Ask the Vet: Poor Performance

Answered by, Brian MacNamara, DVM, MRCVS, New Bolton Center, University of Pennsylvania, College of Veterinary Medicine, Courtesy of AAEP

Question: My 10-year-old Quarter horse mare had a luxated or subluxated patella, which was put back by my veterinarian. She has been on stall rest for 3 months. She is using it a bit more although drags the leg from the side to underneath herself at times. Her leg is slightly turned out. Is there something more I could be doing for her? Exercises?

 Answer: It is likely that your horse has an upward fixation of the patella rather than a true luxation. If this occurred for the first time when she was ten, you should start with a detailed clinical workup to try and determine the cause. You say that she drags the leg, but it is unclear if she is lame. I would probably start with local anesthesia of all three joints associated with the stifle to see if that alters her gait. Radiographs and ultrasonography may be beneficial in determining if there is any injury to the patellar ligaments or the patella itself. If she is dragging the leg, I would also be concerned about possible meniscal or cruciate ligament damage in the stifle joint. Diagnostic imaging would be useful in assessing those structures as well. I would not recommend any treatment or exercise until a more accurate diagnosis is obtained.

In cases of idiopathic upward fixation of the patella, local injection around the medial and middle patellar ligaments sometimes is helpful. There are also several surgical procedures aimed at shortening the ligament (or cutting it) that may alleviate that condition. If there is meniscal, cruciate ligament or patellar injury, there may be either surgical or medical treatment options: arthroscopy, shock wave therapy, platelet rich plasma, other joint injections. Again, however, you must try to get a more definitive diagnosis first.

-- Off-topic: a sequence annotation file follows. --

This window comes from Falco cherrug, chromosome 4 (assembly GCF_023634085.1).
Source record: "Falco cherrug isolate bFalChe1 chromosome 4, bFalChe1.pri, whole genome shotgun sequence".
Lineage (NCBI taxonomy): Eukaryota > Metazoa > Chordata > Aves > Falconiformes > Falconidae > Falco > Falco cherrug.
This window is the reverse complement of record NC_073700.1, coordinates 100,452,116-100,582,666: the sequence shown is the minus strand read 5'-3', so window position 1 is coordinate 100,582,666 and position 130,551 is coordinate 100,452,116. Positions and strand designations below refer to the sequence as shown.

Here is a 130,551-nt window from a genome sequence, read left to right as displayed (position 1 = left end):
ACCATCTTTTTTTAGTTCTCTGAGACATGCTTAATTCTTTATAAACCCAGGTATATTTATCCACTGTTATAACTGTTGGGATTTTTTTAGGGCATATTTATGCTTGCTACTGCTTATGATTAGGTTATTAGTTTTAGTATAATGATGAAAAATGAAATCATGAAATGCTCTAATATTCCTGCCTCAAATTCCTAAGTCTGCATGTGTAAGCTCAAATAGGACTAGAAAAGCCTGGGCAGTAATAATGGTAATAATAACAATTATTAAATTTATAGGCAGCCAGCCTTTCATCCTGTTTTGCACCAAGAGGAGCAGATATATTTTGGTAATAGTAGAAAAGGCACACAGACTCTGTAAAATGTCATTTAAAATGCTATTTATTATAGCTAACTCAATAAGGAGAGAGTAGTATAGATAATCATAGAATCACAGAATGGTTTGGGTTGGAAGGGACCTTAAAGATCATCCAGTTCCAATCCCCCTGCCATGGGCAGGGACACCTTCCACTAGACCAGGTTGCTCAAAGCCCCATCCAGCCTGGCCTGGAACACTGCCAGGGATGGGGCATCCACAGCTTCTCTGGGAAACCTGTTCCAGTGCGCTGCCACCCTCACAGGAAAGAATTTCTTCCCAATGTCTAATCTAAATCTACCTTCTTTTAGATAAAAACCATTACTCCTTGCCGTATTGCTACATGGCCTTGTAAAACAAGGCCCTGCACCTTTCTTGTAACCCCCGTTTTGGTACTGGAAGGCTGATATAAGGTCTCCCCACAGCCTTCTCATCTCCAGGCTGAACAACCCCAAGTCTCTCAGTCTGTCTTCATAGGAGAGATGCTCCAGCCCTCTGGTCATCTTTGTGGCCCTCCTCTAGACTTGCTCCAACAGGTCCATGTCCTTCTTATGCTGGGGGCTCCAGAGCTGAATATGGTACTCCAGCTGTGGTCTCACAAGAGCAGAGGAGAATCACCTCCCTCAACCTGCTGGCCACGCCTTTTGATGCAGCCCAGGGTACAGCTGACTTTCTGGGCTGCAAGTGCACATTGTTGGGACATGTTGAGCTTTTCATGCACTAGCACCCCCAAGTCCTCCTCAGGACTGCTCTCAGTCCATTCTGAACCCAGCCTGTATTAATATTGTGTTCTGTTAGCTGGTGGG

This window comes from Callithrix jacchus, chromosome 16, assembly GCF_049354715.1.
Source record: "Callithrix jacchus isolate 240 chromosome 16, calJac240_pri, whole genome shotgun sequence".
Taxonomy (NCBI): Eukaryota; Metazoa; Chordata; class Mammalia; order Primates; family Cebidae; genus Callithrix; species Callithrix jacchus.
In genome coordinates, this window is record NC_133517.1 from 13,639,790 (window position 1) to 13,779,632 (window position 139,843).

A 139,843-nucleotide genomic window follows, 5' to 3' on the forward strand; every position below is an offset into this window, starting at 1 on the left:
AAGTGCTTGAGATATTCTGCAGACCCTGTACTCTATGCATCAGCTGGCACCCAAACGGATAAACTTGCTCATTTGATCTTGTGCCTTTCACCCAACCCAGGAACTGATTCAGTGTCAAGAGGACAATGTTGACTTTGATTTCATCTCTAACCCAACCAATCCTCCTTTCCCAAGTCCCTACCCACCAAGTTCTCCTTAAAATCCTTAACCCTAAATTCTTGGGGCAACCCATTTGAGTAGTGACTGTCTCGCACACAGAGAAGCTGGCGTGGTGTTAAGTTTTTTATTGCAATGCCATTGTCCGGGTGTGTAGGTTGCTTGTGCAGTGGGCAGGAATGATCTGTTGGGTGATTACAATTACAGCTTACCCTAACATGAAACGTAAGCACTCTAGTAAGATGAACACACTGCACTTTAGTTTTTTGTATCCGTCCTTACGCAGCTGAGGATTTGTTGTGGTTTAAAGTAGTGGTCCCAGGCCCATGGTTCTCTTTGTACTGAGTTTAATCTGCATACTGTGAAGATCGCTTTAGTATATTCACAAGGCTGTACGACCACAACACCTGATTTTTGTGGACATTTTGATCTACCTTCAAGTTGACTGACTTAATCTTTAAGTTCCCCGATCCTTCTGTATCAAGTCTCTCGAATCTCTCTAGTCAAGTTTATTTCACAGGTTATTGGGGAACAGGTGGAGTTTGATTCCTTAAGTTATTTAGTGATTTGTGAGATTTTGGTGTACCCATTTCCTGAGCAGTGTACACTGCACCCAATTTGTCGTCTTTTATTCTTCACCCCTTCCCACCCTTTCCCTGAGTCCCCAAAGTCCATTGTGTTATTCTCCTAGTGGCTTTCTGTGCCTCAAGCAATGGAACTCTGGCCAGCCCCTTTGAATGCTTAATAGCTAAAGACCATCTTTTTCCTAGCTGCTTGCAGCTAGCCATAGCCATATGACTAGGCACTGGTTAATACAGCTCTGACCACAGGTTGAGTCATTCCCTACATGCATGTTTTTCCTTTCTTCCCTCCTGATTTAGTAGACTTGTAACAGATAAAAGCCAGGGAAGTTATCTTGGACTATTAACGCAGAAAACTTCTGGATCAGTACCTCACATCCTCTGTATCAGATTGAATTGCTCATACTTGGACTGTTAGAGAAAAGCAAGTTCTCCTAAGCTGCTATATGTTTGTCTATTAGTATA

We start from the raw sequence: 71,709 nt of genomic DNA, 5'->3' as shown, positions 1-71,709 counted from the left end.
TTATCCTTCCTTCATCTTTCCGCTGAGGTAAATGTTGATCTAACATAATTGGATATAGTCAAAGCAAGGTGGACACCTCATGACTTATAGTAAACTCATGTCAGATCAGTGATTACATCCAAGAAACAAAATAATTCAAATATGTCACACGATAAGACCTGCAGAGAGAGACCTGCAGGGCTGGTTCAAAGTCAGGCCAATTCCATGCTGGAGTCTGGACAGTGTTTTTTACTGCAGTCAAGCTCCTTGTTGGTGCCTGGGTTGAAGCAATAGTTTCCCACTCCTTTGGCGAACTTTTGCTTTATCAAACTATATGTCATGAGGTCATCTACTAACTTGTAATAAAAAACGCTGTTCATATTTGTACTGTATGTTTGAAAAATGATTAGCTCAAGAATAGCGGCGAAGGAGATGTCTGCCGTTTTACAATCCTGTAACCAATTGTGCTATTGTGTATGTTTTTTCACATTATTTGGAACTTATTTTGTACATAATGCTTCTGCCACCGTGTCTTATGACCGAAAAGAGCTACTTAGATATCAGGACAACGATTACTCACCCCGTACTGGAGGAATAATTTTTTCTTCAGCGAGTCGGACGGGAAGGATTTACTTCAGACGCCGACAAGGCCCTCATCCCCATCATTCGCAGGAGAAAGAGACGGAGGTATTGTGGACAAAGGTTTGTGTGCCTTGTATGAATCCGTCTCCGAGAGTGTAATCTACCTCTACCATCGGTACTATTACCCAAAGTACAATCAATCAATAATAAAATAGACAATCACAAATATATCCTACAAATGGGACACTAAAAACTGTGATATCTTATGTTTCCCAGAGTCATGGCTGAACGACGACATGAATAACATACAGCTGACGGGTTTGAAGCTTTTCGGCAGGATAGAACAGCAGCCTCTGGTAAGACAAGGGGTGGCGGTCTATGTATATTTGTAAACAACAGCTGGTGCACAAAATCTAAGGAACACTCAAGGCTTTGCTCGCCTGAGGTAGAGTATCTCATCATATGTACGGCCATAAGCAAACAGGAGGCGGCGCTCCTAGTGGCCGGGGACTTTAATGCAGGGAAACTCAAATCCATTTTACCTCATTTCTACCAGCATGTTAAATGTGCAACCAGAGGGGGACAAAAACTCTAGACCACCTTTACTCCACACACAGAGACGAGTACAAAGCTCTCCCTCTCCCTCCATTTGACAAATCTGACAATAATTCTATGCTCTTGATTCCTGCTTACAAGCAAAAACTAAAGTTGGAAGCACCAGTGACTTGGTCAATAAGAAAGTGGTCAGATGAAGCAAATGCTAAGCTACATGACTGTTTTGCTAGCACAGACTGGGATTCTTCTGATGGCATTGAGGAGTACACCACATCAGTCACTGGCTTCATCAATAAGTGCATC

Question: My Arabian gelding, has suffered for years from internal heat in all 4 hooves, which has caused him to be short-strided and “ouchy”. I can feel the heat with my hand, and he acts uncomfortable, but at least 3 vets have said it’s not founder and that it’s “normal”. But it isn’t. The horse is in pain. I feed him only timothy pellets and grass hay…and suspect I may have overfed him in the past. Do you have any idea what might be causing this heat? It is often located at the coronet, but can feel it radiating from inside the hoof. The heat is present in winter also. On bad days I give him a little bute.

 Answer: If your horse is “ouchy” on all four feet and you consistently feel heat emanating from the hoof, it is likely that something is amiss.

Heat, along with pain, is usually a sign of inflammation. Inflammation is the body’s way of reacting to an abnormal insult. Common causes of heat and pain in the foot include abscesses and laminitis (founder).

It is unlikely, although not impossible, that your horse has abscesses in all four feet.

I recommend that you have a veterinarian perform a complete lameness workup. I am extremely suspicious of low grade laminitis, although there are other possibilities. Radiographs may be necessary to evaluate the foot completely. Sometimes there is little radiographic evidence of rotation or sinking in low grade chronic laminitis. You didn’t mention how old your horse is, but testing for PPID may be indicated.